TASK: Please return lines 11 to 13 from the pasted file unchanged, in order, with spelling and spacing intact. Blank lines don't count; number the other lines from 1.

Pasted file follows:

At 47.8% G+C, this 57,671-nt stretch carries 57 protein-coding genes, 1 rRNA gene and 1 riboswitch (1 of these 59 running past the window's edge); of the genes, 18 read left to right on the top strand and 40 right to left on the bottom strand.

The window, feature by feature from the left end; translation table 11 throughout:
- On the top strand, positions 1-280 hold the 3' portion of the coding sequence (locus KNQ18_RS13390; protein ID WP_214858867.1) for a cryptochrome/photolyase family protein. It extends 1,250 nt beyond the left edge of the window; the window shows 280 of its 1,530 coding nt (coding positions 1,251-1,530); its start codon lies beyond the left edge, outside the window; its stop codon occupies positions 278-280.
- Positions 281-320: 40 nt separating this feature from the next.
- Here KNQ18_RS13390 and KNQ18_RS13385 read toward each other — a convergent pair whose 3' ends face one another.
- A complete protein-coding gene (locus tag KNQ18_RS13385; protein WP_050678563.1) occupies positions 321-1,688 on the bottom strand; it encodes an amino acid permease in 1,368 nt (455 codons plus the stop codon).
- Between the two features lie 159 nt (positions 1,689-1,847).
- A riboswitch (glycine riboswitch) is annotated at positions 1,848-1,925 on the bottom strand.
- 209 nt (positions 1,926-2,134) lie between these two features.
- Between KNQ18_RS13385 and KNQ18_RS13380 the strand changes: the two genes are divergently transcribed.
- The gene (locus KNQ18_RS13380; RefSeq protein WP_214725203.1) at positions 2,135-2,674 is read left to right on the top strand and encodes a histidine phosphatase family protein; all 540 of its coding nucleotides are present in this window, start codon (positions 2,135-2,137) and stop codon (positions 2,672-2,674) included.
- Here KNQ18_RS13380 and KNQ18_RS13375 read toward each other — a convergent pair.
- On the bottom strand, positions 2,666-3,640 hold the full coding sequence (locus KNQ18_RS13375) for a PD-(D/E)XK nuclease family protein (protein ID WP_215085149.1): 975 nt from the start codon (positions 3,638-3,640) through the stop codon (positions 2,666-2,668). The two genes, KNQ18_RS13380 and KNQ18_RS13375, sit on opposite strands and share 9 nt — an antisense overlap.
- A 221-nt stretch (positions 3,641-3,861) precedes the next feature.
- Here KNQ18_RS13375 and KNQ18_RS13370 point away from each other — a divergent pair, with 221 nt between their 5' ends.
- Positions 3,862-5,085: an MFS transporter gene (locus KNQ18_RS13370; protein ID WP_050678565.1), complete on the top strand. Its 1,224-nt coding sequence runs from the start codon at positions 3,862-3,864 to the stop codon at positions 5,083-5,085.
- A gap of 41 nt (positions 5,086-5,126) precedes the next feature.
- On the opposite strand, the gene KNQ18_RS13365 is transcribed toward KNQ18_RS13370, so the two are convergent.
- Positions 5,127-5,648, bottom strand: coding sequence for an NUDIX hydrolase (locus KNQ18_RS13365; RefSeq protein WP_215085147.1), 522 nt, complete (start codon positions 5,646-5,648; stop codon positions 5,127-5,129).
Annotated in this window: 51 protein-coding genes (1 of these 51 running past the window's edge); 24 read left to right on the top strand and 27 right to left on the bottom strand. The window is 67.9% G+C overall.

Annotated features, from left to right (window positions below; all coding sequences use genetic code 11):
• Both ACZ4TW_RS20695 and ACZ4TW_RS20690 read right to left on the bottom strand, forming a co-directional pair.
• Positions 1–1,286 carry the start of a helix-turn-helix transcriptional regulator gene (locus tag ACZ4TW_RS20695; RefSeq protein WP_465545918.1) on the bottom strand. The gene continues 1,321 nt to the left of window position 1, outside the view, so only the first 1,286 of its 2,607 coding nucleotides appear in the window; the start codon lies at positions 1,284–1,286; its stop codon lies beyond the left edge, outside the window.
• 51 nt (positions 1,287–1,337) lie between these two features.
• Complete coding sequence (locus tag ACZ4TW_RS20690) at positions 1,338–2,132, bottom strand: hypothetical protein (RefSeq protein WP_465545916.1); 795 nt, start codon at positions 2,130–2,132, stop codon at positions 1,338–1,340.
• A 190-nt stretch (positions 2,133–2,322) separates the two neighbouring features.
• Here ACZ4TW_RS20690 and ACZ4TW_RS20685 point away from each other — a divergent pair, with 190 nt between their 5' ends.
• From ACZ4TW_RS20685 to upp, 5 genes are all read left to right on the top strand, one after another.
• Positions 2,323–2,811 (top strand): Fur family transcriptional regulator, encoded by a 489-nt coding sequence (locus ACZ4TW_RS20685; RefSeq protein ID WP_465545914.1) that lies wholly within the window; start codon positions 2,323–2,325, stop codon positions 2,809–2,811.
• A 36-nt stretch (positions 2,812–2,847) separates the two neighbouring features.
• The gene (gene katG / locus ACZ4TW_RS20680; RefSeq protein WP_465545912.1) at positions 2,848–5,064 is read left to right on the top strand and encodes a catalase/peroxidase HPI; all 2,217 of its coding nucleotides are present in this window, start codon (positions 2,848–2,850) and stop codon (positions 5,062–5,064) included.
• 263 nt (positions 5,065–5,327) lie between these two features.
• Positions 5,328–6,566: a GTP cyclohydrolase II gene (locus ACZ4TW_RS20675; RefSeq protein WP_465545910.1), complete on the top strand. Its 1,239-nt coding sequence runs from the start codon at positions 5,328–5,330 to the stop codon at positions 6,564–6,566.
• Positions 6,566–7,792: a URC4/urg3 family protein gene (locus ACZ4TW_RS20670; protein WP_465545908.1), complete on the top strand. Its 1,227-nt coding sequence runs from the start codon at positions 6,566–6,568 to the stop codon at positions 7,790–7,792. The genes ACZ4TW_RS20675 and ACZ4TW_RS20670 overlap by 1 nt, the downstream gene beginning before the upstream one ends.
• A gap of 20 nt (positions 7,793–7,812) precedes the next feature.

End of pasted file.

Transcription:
- The gene (locus KNQ18_RS13380; RefSeq protein WP_214725203.1) at positions 2,135-2,674 is read left to right on the top strand and encodes a histidine phosphatase family protein; all 540 of its coding nucleotides are present in this window, start codon (positions 2,135-2,137) and stop codon (positions 2,672-2,674) included.
- Here KNQ18_RS13380 and KNQ18_RS13375 read toward each other — a convergent pair.
- On the bottom strand, positions 2,666-3,640 hold the full coding sequence (locus KNQ18_RS13375) for a PD-(D/E)XK nuclease family protein (protein ID WP_215085149.1): 975 nt from the start codon (positions 3,638-3,640) through the stop codon (positions 2,666-2,668). The two genes, KNQ18_RS13380 and KNQ18_RS13375, sit on opposite strands and share 9 nt — an antisense overlap.